Episode Title: "Anger"
Writers: Sivert Glarum & Michael Jamin
Director: Victor Nelli, Jr.
After last week's second descent into zoophilia, the latest episode of "Wilfred" actually keeps the continuity going and finds Ryan (Elijah Wood) heavily indebted to his sister, Kristen (Dorian Brown) because she loaned him $5,000 to pay off Beth (Jane Kaczmarek) for the car accident caused by Wilfred (Jason Gann). And while the story picks up on threads from that episode, Ryan himself seems to have taken several steps backwards when it comes to dealing with his domineering sister.
Of course, Wilfred's solution is to urge Ryan to get angry and break things. To illustrate his point, Wilfred destroys most of Ryan's picture frames with a baseball bat while chasing a fly. And sure, Wilfred says he feels much better afterwards. But those weren't his things that he broke… and the fly survived.
Soon enough, Wilfred finds proof that Ryan once owned a dog named Sneakers; which Ryan initially denies. But in his dreams, Ryan is clearly haunted by the dog's accidental drowning. What happens next is open to interpretation. Either Wilfred decides to enact a cruel hoax on Ryan by pretending to be possessed by Sneakers or something supernatural is occurring and Sneakers is out for revenge on Kristen for being truly responsible for his death.
Wilfred as Sneakers knows things about Ryan's relationship with his old dog that he couldn't have known on his own… unless Wilfred's been snooping around more than we see and he happens to be incredibly intuitive about Kristen's actions in the past. The alternate theory is that if the anthropomorphic Wilfred exists only in Ryan's mind, then Wilfred is simply giving voice to Ryan's own suspicions and his repressed rage towards his controlling sister.
A few episodes back, I argued that Kristen really does love Ryan, as shown by her anonymous food drops outside of his house. But when Ryan says that she's a "bitch," it's hard to argue with his assessment. With Ryan now once again indebted to her, Kristen really seems to go out of her way to boss him around and generally make him miserable. She only seems to care about impressing her boss, Dr. Arturo Ramos (Nestor Carbonell) at a lavish party. Even the introduction of Kristen's husband, Leo (J. P. Manoux) does little to soften her and he seems even more embittered than she is.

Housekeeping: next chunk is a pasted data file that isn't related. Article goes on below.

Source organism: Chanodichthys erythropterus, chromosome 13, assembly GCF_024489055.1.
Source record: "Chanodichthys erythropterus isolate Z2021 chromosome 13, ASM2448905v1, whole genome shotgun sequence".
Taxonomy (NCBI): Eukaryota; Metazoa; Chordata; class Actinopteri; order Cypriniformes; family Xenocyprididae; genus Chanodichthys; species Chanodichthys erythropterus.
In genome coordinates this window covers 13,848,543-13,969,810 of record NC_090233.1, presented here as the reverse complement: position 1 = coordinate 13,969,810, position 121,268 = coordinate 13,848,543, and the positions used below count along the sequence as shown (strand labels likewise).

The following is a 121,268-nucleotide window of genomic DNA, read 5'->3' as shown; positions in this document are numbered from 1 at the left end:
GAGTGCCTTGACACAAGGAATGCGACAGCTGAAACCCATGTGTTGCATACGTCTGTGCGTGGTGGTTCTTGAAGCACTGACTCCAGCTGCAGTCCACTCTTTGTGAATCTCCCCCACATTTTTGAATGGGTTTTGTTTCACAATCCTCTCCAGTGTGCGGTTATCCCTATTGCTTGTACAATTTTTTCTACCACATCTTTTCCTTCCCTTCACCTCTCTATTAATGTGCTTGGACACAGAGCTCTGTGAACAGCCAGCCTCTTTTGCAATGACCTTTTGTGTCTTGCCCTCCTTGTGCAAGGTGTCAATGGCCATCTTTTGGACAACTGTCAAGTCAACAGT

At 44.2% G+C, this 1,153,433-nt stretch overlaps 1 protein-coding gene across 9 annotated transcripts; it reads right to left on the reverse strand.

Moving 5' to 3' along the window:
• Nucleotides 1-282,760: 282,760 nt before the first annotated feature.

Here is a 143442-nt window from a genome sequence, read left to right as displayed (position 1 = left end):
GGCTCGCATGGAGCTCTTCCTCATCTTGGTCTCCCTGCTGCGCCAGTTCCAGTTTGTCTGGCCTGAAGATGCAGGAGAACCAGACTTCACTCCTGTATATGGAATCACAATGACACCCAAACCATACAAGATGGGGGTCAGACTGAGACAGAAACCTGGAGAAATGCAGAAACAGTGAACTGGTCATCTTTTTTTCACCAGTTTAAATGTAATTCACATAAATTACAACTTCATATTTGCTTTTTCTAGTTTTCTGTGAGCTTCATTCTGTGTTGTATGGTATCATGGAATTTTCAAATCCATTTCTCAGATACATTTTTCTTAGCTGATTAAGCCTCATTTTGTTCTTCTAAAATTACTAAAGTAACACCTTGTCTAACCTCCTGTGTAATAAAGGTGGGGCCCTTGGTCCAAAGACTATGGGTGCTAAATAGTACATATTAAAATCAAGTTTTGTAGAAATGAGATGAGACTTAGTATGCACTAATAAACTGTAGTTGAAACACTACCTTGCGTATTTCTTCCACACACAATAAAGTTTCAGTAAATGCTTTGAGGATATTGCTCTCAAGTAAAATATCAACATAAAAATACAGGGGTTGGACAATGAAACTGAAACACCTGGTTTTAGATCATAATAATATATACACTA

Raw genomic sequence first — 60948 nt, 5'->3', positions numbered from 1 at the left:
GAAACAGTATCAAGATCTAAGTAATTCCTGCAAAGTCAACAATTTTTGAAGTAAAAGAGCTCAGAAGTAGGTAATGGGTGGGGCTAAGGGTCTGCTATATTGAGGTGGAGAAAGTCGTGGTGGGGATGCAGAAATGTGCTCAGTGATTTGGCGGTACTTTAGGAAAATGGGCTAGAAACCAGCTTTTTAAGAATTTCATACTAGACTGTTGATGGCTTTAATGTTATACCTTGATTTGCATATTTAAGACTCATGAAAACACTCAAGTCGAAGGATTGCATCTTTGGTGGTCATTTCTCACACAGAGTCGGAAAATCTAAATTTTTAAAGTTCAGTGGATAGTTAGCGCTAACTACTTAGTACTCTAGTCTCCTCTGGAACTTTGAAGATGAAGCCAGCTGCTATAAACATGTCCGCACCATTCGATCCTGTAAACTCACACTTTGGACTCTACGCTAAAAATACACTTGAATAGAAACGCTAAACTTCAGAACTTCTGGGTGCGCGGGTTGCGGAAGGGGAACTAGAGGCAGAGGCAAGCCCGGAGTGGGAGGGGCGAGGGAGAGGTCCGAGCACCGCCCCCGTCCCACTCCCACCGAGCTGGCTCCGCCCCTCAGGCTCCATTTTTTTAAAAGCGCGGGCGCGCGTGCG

There is a really funny moment in which Ramos dramatically relates how he willed a child back to life after a difficult birth which Leo immediately undercuts with sarcasm. But other than that, Leo didn't make much of an impression.
However, Wilfred as Sneakers does make a big impression… or at least a big splash at Kristen's party. As he gleefully explains to Ryan (in a high pitched voice), Sneakers won't rest until Kristen pays for what she did to him. And in short order, "Sneakers" terrorizes her guests, knocks her and her boss into the pool and he nearly kills Kristen by pushing several electric lights into the pool with her. Ryan actually manages to save her life by unplugging everything before it can hit the water.
With the party a disaster of epic proportions, Kristen lays into Ryan… and he gives her attitude back to her almost as if he has a spine. Kristen then breaks down and confesses that she did accidentally leave the gate open when she was young, allowing Sneakers to drown in the pool because of her carelessness. It's a revealing moment for Kristen, as she relates that she felt insecure compared to Ryan while they were growing up and she was jealous because Sneakers was supposed to be her dog. She even admits that her animosity towards Wilfred came because he reminded her so much of Sneakers.
When Ryan lays into her for letting him live with the guilt for two decades, Kristen essentially tries to buy his forgiveness by letting him off the hook for the five thousand that he owes her. Kristen even shows a little heart when she asks if she can pet Wilfred. But the tender moment is ruined when Wilfred throws wine at Kristen, causing her to run off in tears. He then explains to the incredulous Ryan that he still hates Kristen.
In the denouement, Ryan gets his "Ghost" moment when Wilfred as Sneakers somehow physically becomes the Sneakers that Ryan grew up with. This gives Ryan the chance to say goodbye in a moving sequence that may have been a dream, judging by how well Ryan is sleeping at the end. Dream or not, this is the closest thing to a happy ending that any episode of "Wilfred" has had so far.
I still don't think that "Wilfred" has come into its own yet, but if it can find more genuine emotional moments on top of the usual insanity, it will be a step in the right direction. For the first time in a few weeks, "Wilfred" was satisfying to watch again. I just want it to be that good every week.
Crave Online Rating: 8 out of 10.